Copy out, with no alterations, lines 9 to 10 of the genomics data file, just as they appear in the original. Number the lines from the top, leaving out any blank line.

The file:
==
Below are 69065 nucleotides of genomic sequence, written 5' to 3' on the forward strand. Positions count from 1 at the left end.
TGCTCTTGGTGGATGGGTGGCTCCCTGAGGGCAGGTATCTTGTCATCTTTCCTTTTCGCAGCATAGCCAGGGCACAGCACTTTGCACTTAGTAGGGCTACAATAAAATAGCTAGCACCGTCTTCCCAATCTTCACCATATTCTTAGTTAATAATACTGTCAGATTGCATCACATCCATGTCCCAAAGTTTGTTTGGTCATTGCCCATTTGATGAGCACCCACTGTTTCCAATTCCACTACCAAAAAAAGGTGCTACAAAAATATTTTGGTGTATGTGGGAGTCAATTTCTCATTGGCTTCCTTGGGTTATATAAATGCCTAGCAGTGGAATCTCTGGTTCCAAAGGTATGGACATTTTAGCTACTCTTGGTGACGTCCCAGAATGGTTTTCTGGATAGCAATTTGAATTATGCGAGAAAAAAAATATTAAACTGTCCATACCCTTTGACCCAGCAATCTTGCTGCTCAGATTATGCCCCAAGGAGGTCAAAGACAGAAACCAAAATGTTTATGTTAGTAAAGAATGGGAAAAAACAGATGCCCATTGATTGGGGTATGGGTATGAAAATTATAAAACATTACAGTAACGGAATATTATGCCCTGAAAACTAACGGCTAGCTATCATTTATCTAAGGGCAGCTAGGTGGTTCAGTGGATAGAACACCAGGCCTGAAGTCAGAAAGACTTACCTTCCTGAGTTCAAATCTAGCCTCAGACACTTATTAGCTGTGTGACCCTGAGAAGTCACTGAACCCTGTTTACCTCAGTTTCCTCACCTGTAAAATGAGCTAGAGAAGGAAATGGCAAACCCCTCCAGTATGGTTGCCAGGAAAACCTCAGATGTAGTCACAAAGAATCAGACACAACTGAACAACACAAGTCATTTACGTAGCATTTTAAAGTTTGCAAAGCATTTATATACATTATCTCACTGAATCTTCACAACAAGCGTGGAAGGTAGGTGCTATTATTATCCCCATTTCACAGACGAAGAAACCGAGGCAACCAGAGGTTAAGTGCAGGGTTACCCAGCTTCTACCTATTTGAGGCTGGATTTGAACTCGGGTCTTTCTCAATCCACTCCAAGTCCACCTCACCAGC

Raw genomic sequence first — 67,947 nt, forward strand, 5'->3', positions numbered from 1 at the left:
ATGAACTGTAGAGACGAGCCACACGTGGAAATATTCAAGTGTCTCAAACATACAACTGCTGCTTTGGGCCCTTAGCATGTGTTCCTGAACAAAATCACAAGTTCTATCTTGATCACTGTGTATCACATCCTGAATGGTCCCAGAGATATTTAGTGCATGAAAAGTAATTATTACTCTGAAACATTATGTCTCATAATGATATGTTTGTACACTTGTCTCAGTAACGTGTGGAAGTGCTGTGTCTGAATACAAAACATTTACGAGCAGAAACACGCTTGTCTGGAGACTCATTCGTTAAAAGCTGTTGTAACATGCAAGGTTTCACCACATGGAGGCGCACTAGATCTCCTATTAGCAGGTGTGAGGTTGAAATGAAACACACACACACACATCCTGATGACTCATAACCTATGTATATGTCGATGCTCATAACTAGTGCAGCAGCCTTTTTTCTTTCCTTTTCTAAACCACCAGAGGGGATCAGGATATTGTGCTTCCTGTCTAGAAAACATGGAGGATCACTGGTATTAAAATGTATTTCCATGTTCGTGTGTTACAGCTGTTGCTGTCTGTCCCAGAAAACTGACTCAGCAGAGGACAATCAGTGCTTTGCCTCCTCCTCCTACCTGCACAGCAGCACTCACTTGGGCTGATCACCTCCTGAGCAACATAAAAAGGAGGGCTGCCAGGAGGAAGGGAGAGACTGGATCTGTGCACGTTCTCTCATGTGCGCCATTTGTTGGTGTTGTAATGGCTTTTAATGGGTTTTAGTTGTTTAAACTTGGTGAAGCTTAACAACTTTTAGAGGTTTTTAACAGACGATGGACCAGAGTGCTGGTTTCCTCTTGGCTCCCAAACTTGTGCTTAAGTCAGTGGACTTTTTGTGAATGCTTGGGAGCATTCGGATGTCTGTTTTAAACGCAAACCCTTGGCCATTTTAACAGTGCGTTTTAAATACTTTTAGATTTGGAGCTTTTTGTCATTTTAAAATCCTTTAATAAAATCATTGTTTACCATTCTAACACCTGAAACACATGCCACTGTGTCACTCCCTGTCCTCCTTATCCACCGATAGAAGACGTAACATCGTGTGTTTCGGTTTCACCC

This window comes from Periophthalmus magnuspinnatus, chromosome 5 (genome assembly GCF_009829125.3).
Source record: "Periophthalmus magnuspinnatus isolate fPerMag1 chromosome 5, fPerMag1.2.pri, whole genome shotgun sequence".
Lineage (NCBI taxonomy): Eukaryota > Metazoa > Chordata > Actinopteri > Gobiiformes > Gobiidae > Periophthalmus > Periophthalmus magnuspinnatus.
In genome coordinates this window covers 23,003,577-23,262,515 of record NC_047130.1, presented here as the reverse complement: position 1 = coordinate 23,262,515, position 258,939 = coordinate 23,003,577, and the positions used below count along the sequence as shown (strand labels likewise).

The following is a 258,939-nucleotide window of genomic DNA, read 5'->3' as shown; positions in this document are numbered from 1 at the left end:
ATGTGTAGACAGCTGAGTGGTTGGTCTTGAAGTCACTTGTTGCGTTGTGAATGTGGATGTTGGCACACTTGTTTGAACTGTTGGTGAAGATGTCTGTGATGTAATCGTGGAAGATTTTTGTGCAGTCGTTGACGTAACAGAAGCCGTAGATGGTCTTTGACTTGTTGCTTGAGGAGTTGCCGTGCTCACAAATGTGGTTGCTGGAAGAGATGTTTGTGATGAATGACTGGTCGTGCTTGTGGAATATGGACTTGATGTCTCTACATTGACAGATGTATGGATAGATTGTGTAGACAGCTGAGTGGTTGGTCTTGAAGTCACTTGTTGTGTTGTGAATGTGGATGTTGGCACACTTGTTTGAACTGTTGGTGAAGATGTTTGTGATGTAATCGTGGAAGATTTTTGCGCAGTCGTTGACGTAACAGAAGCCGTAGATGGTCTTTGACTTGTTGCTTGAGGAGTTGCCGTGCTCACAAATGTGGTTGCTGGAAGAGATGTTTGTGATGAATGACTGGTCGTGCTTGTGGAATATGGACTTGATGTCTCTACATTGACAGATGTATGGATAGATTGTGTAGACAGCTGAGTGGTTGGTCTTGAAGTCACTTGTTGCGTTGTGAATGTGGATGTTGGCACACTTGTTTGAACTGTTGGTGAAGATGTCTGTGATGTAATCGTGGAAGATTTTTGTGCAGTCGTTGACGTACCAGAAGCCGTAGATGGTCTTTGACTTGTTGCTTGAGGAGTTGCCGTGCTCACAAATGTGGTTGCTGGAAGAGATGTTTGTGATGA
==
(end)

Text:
The following is a 258,939-nucleotide window of genomic DNA, read 5'->3' as shown; positions in this document are numbered from 1 at the left end:
ATGTGTAGACAGCTGAGTGGTTGGTCTTGAAGTCACTTGTTGCGTTGTGAATGTGGATGTTGGCACACTTGTTTGAACTGTTGGTGAAGATGTCTGTGATGTAATCGTGGAAGATTTTTGTGCAGTCGTTGACGTAACAGAAGCCGTAGATGGTCTTTGACTTGTTGCTTGAGGAGTTGCCGTGCTCACAAATGTGGTTGCTGGAAGAGATGTTTGTGATGAATGACTGGTCGTGCTTGTGGAATATGGACTTGATGTCTCTACATTGACAGATGTATGGATAGATTGTGTAGACAGCTGAGTGGTTGGTCTTGAAGTCACTTGTTGTGTTGTGAATGTGGATGTTGGCACACTTGTTTGAACTGTTGGTGAAGATGTTTGTGATGTAATCGTGGAAGATTTTTGCGCAGTCGTTGACGTAACAGAAGCCGTAGATGGTCTTTGACTTGTTGCTTGAGGAGTTGCCGTGCTCACAAATGTGGTTGCTGGAAGAGATGTTTGTGATGAATGACTGGTCGTGCTTGTGGAATATGGACTTGATGTCTCTACATTGACAGATGTATGGATAGATTGTGTAGACAGCTGAGTGGTTGGTCTTGAAGTCACTTGTTGCGTTGTGAATGTGGATGTTGGCACACTTGTTTGAACTGTTGGTGAAGATGTCTGTGATGTAATCGTGGAAGATTTTTGTGCAGTCGTTGACGTACCAGAAGCCGTAGATGGTCTTTGACTTGTTGCTTGAGGAGTTGCCGTGCTCACAAATGTGGTTGCTGGAAGAGATGTTTGTGATGA